Winter Squash

Get The Most Out of Your Winter Squash from Backyard Eats

Harvesting Winter Squash

When It’s Ready
  • Winter Squash is ready to harvest in the early fall, before a frost
  • Once the squash has reached your desired size
  • When the stem of the plant becomes more brown/woody and begins to crack, this is an indicator that the squash is ready to pick
  • Mid-late September – first frost
When It’s Too Late
  • If any signs of frost damage, pest damage, or rotting are present.
How To
  • Use a good pair of pruners or sharp knife to cut the fruit from the vine
  • Leave 2-3″ of stem on the fruit
Notes on Melons
  • Melons – such as cantaloupe and watermelon – exhibit many of the same signs as pumpkins when ready to harvest, but mature earlier in the summer
  • Typically, melons mature in the summer months 80-90 days after planting
  • Look for a sweet aroma, cracking near the stem, and the fruit slipping easily from the vine
  • Use a sharp knife or pruning shears to cut the melon from the vine, leaving a few inches of stem attached to the fruit

Growing Winter Squash

Winter squash comes in many varieties. The flavor of winter squash is generally sweet and nutty, with a dense and creamy texture. One popular method is to roast it in the oven, either halved or cut into cubes, with a little bit of oil and seasoning. You can also steam, boil, or sauté winter squash, and it can be added to soups, stews, and curries.

Varieties of Winter Squash:

Acorn Squash | Pie Pumpkin | Butternut Squash | Delicata Squash

Storing Winter Squash

“Never wash any winter squash that you intend to store. Dry all types in the sun until the stems shrivel and turn gray; the exception is acorn squash, which doesn’t need curing. If placed in a cool, dry area with temperatures of 45° to 50°F and with 65 to 70 percent humidity, winter squash will keep for up to 5 months. Acorn squash needs a slightly cooler and moister storage area.” [RUEOG]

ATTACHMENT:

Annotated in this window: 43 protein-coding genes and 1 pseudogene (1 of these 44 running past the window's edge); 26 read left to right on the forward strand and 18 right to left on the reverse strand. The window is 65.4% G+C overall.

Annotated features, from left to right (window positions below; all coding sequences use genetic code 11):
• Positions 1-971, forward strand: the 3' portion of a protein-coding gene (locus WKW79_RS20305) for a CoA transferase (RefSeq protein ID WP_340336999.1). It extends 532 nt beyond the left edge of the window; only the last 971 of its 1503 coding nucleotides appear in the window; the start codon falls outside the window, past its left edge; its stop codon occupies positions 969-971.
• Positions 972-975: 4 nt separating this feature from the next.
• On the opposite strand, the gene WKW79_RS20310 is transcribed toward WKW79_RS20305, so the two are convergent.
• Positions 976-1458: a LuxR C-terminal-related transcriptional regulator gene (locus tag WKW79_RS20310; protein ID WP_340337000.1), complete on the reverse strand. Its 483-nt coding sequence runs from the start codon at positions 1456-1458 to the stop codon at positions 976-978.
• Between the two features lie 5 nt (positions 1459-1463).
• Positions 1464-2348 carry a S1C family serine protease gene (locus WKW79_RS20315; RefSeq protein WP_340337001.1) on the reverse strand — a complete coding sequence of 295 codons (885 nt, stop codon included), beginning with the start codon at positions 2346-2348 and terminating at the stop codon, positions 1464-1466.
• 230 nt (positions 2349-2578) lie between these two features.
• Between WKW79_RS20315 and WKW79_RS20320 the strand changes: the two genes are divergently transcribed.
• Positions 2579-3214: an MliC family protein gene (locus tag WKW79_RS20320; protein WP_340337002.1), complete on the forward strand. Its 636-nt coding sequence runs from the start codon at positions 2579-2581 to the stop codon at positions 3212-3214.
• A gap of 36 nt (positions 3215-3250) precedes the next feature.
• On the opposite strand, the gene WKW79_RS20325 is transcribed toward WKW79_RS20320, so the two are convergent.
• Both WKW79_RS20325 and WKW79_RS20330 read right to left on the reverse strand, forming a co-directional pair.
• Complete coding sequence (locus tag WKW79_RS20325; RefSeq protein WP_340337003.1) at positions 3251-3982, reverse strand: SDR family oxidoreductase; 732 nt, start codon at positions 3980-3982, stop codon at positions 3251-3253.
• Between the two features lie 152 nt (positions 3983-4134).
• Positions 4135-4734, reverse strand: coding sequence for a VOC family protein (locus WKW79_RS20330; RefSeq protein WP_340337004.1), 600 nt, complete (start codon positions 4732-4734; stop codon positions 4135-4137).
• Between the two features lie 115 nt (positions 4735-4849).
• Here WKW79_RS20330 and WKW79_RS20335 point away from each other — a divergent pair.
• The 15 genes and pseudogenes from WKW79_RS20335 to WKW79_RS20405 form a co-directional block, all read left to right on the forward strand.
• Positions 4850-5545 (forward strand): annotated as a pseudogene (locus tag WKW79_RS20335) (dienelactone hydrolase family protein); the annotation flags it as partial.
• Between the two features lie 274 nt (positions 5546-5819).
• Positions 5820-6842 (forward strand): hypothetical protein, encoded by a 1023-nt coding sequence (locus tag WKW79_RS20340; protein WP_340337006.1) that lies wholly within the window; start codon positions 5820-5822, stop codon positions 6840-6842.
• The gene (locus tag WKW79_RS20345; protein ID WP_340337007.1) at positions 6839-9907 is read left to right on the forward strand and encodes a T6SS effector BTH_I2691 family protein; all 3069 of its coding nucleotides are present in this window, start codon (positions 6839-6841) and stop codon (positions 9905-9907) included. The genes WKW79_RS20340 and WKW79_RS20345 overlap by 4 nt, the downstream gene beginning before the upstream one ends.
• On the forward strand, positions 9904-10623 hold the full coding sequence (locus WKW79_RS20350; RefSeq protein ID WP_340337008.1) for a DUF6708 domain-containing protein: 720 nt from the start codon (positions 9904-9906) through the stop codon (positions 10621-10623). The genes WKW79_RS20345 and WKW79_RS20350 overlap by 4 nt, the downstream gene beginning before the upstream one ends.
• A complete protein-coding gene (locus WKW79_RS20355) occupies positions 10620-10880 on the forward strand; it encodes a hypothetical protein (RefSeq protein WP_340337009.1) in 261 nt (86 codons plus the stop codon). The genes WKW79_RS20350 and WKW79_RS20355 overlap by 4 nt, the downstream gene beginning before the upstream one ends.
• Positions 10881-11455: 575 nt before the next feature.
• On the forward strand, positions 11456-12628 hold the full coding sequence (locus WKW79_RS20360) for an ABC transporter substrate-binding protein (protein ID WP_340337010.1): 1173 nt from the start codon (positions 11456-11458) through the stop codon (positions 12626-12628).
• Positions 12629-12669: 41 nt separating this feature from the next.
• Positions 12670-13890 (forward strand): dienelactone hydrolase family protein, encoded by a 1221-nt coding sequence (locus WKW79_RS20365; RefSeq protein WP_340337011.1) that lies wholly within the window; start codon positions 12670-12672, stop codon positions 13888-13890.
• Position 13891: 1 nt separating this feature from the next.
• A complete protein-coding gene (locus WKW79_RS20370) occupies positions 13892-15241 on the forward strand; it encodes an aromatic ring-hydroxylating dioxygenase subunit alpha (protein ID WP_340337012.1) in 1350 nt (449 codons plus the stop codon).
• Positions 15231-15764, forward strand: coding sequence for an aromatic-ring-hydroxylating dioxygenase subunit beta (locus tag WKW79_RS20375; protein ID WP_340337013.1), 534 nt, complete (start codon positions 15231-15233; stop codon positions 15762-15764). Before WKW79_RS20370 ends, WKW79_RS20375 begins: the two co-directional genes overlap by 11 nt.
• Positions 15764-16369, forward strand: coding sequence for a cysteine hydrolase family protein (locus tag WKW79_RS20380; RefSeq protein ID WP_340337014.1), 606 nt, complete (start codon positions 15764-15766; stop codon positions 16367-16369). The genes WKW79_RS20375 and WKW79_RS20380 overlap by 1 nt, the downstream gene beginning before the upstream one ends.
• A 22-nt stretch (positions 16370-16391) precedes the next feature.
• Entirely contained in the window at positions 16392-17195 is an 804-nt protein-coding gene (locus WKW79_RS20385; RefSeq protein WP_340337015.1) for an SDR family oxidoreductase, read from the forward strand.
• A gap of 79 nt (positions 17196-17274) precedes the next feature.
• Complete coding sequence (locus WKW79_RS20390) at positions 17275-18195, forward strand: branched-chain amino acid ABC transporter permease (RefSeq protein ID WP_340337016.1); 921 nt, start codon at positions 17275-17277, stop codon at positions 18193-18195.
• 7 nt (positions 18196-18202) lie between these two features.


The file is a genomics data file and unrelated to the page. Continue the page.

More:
After harvesting, handle the melons gently to prevent bruising and damage to the skin. Avoid dropping or tossing them into containers.

If you’re not consuming the melons immediately, store them at room temperature for a few days to allow them to ripen further, especially if they were harvested slightly underripe. Once fully ripe, store them in the refrigerator to prolong their shelf life and maintain their quality.

Cooking With Winter Squash

  1. Roasted Winter Squash: Cut winter squash, such as butternut or acorn squash, into cubes or wedges. Toss them with olive oil, salt, pepper, and your choice of herbs or spices. Roast in the oven until the squash is tender and caramelized.
  2. Winter Squash Soup: Cook peeled and diced winter squash with onions, garlic, vegetable or chicken broth, and warming spices like cinnamon and nutmeg. Blend the mixture until smooth for a comforting and velvety winter squash soup.
  3. Stuffed Winter Squash: Cut winter squash in half lengthwise, scoop out the seeds, and fill the cavities with a mixture of cooked grains, sautéed vegetables, cheese, and herbs. Bake until the squash is tender and the filling is heated through.
  4. Winter Squash Risotto: Incorporate cooked and mashed winter squash into a creamy risotto. Sauté onions and garlic, add Arborio rice, and gradually stir in vegetable broth and white wine. Finish with grated Parmesan cheese for a rich and satisfying dish.
  5. Winter Squash Curry: Cube winter squash and simmer it in a flavorful curry sauce made with coconut milk, curry paste or powder, ginger, garlic, and other spices. Serve the curry over rice for a warming and aromatic winter squash dish.

Try These Winter Squash Recipes:

Want To Learn More?

At Backyard Eats, we’re passionate about helping our clients discover and share the magic of homegrown good. Our Harvest Guides will teach you everything you need to know to harvest, store, and cook with fresh produce right from your own backyard! Our Harvest Toolkit Directory includes a list of all our step-by-step guides. Click below to give them a try!